He states that Saif now understands there are sociopolitical elements involved in the way municipalities collect electricity debt. It is their main revenue for funding other services that they otherwise would not be able to cover. Similarly, the capital expenditure programme dictates that the bulk of the municipalities’ capital is dedicated to households – an area that generates the least revenue.

“It’s a sociopolitical decision and we need to put effect to that. There’s no way we can carry on in South Africa with some homes having no electricity – it’s indefensible. But to do that means you’re taking funding away from other necessary capital and infrastructure renewal and upgrading expenditure.

“That means, effectively, that the service quality to the industrial users, which are subsidising the programme for a low- or no-revenue stream sector of the council, is in decline.”

Another factor that the foundry industry needs to consider is the municipal tariff structure. It has been suggested the municipalities could offer foundries an off-peak tariff rating. Alternatively, the foundry industry could search for opportunities to significantly reduce costs without necessarily reducing the income of the municipality.

“We’ve got to be quite inventive in considering how we can cut electricity costs without impacting on the income of the municipalities,” says Davies. “If they receive less income, they’re not going to balance their books.”

Another important issue is the fact that electricity tariffs set by municipalities differ from region to region.

As one of the outcomes of its meeting with Nersa, the NFTN met with the South African Local Government Association on April 4 to discuss the incon- sistency of tariffs between municipalities. The NFTN is also collaborating with the Energy Intensive User Group, which is in the process of conducting a survey to find out what the various municipalities are charging for electricity.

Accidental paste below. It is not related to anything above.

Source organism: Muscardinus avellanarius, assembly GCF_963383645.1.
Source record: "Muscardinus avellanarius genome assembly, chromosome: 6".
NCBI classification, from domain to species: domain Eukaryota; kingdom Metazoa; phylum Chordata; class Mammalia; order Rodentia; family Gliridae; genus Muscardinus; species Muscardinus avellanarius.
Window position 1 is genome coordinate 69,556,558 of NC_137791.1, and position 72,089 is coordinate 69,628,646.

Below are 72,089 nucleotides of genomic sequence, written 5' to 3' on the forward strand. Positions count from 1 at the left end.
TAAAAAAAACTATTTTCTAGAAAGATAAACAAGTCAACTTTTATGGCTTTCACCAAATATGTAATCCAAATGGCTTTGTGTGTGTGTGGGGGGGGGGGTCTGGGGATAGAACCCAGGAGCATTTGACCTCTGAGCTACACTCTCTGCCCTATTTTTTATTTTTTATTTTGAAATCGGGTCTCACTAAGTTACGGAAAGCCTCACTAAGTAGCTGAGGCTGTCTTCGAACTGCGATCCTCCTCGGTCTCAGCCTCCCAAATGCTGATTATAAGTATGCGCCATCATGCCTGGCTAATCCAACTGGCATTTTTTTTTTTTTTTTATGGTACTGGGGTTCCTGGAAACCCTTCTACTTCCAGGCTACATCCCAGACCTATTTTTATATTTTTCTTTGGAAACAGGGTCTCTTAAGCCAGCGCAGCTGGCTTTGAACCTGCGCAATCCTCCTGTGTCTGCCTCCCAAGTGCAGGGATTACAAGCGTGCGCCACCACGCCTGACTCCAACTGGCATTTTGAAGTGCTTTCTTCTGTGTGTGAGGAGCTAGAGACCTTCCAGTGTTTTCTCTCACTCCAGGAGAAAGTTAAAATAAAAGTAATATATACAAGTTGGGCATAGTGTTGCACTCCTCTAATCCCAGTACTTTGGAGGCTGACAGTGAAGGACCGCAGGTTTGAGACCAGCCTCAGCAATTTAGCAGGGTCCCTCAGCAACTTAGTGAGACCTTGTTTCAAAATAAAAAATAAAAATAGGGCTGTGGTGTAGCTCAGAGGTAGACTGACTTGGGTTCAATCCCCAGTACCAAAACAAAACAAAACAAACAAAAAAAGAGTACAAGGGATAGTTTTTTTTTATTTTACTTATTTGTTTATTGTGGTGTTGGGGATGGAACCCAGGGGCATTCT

“This would be very informative for us,” says NFTN project leader Adrie El Mohamadi. “If we are to come up with some form of a foundry solution, we have to understand the municipalities’ tariff structure.”

The role of the DTI in coordinating the various other depart- ments’ impact on the speed at which the foundry industry grows was also discussed at the Nersa meeting as part of the solution to the foundry industry’s problems. It was established that nine different departments within government should each have an understanding of one another when it comes to the foundry industry, as well as the manufacturing sector as a whole.

“The idea was for us to develop a discussion document for the DTI to take further, to engage with those departments and bring them all on board,” says El Mohamadi. “We are not going to move forward unless we do it collectively.”

Saif and the NFTN agree that they would have liked some clearer outcomes from their meeting with Nersa, but acknowledge that there are many contradictory factors present with regard to energy in South Africa.

“We understand that they’re regulators. Nersa cannot make big decisions in support of us if it’s going to affect another sector negatively,” she says.

Edited by: Chanel de Bruyn